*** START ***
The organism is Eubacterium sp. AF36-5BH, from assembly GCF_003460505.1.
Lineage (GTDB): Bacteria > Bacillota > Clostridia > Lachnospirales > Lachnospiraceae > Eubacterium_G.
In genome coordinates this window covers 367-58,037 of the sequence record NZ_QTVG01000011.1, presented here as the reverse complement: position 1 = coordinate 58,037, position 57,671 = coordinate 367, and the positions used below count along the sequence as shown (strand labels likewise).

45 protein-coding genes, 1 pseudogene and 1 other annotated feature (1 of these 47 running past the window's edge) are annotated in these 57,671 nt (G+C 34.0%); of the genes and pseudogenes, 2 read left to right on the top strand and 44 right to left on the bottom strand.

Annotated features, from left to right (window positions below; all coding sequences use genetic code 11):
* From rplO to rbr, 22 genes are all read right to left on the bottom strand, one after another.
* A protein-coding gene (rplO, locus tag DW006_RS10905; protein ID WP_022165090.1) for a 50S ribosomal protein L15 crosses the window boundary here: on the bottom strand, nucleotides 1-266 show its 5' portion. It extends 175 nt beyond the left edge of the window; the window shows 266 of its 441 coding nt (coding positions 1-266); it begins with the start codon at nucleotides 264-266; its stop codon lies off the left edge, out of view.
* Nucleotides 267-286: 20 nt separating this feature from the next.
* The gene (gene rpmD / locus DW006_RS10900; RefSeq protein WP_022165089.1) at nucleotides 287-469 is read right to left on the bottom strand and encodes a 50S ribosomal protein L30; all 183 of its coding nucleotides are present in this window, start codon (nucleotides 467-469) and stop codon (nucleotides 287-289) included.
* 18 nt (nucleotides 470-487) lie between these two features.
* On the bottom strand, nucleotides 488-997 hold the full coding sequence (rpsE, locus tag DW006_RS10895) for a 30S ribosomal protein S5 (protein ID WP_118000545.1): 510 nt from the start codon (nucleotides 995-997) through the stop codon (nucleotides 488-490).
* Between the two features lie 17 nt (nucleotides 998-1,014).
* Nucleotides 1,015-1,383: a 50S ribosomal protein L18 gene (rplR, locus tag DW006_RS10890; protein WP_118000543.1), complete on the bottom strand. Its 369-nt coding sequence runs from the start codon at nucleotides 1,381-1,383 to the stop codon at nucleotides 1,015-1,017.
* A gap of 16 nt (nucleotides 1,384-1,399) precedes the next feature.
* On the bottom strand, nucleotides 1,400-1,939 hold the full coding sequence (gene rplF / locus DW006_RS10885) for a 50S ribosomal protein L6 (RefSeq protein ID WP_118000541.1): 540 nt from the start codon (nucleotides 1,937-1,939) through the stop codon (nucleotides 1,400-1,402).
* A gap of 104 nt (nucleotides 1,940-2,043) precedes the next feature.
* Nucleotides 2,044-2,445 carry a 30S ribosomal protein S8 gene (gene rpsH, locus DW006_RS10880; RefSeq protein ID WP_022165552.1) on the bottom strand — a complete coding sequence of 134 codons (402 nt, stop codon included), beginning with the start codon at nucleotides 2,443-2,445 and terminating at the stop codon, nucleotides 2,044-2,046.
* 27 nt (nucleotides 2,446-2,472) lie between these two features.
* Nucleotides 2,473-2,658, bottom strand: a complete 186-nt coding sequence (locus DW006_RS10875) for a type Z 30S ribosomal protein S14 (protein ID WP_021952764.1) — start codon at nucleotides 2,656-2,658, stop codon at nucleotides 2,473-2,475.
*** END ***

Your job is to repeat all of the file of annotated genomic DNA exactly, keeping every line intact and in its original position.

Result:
The organism is Eubacterium sp. AF36-5BH, from assembly GCF_003460505.1.
Lineage (GTDB): Bacteria > Bacillota > Clostridia > Lachnospirales > Lachnospiraceae > Eubacterium_G.
In genome coordinates this window covers 367-58,037 of the sequence record NZ_QTVG01000011.1, presented here as the reverse complement: position 1 = coordinate 58,037, position 57,671 = coordinate 367, and the positions used below count along the sequence as shown (strand labels likewise).

45 protein-coding genes, 1 pseudogene and 1 other annotated feature (1 of these 47 running past the window's edge) are annotated in these 57,671 nt (G+C 34.0%); of the genes and pseudogenes, 2 read left to right on the top strand and 44 right to left on the bottom strand.

Annotated features, from left to right (window positions below; all coding sequences use genetic code 11):
* From rplO to rbr, 22 genes are all read right to left on the bottom strand, one after another.
* A protein-coding gene (rplO, locus tag DW006_RS10905; protein ID WP_022165090.1) for a 50S ribosomal protein L15 crosses the window boundary here: on the bottom strand, nucleotides 1-266 show its 5' portion. It extends 175 nt beyond the left edge of the window; the window shows 266 of its 441 coding nt (coding positions 1-266); it begins with the start codon at nucleotides 264-266; its stop codon lies off the left edge, out of view.
* Nucleotides 267-286: 20 nt separating this feature from the next.
* The gene (gene rpmD / locus DW006_RS10900; RefSeq protein WP_022165089.1) at nucleotides 287-469 is read right to left on the bottom strand and encodes a 50S ribosomal protein L30; all 183 of its coding nucleotides are present in this window, start codon (nucleotides 467-469) and stop codon (nucleotides 287-289) included.
* 18 nt (nucleotides 470-487) lie between these two features.
* On the bottom strand, nucleotides 488-997 hold the full coding sequence (rpsE, locus tag DW006_RS10895) for a 30S ribosomal protein S5 (protein ID WP_118000545.1): 510 nt from the start codon (nucleotides 995-997) through the stop codon (nucleotides 488-490).
* Between the two features lie 17 nt (nucleotides 998-1,014).
* Nucleotides 1,015-1,383: a 50S ribosomal protein L18 gene (rplR, locus tag DW006_RS10890; protein WP_118000543.1), complete on the bottom strand. Its 369-nt coding sequence runs from the start codon at nucleotides 1,381-1,383 to the stop codon at nucleotides 1,015-1,017.
* A gap of 16 nt (nucleotides 1,384-1,399) precedes the next feature.
* On the bottom strand, nucleotides 1,400-1,939 hold the full coding sequence (gene rplF / locus DW006_RS10885) for a 50S ribosomal protein L6 (RefSeq protein ID WP_118000541.1): 540 nt from the start codon (nucleotides 1,937-1,939) through the stop codon (nucleotides 1,400-1,402).
* A gap of 104 nt (nucleotides 1,940-2,043) precedes the next feature.
* Nucleotides 2,044-2,445 carry a 30S ribosomal protein S8 gene (gene rpsH, locus DW006_RS10880; RefSeq protein ID WP_022165552.1) on the bottom strand — a complete coding sequence of 134 codons (402 nt, stop codon included), beginning with the start codon at nucleotides 2,443-2,445 and terminating at the stop codon, nucleotides 2,044-2,046.
* 27 nt (nucleotides 2,446-2,472) lie between these two features.
* Nucleotides 2,473-2,658, bottom strand: a complete 186-nt coding sequence (locus DW006_RS10875) for a type Z 30S ribosomal protein S14 (protein ID WP_021952764.1) — start codon at nucleotides 2,656-2,658, stop codon at nucleotides 2,473-2,475.